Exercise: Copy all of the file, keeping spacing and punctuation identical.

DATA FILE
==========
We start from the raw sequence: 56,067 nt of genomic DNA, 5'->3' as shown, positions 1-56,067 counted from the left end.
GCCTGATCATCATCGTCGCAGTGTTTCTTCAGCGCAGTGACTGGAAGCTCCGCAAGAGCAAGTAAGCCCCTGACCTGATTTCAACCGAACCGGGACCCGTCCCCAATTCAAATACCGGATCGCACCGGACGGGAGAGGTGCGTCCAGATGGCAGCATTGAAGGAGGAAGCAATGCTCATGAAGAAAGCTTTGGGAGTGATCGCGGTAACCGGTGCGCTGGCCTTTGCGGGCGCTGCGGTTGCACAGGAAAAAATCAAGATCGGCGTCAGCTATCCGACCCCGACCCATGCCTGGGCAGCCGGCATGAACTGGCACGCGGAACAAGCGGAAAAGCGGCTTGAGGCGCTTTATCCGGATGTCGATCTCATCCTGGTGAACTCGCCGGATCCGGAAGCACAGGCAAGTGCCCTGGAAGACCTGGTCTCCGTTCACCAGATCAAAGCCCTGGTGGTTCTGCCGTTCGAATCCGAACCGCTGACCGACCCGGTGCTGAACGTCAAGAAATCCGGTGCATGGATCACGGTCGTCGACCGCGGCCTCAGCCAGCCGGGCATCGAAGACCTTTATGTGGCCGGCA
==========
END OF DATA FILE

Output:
We start from the raw sequence: 56,067 nt of genomic DNA, 5'->3' as shown, positions 1-56,067 counted from the left end.
GCCTGATCATCATCGTCGCAGTGTTTCTTCAGCGCAGTGACTGGAAGCTCCGCAAGAGCAAGTAAGCCCCTGACCTGATTTCAACCGAACCGGGACCCGTCCCCAATTCAAATACCGGATCGCACCGGACGGGAGAGGTGCGTCCAGATGGCAGCATTGAAGGAGGAAGCAATGCTCATGAAGAAAGCTTTGGGAGTGATCGCGGTAACCGGTGCGCTGGCCTTTGCGGGCGCTGCGGTTGCACAGGAAAAAATCAAGATCGGCGTCAGCTATCCGACCCCGACCCATGCCTGGGCAGCCGGCATGAACTGGCACGCGGAACAAGCGGAAAAGCGGCTTGAGGCGCTTTATCCGGATGTCGATCTCATCCTGGTGAACTCGCCGGATCCGGAAGCACAGGCAAGTGCCCTGGAAGACCTGGTCTCCGTTCACCAGATCAAAGCCCTGGTGGTTCTGCCGTTCGAATCCGAACCGCTGACCGACCCGGTGCTGAACGTCAAGAAATCCGGTGCATGGATCACGGTCGTCGACCGCGGCCTCAGCCAGCCGGGCATCGAAGACCTTTATGTGGCCGGCA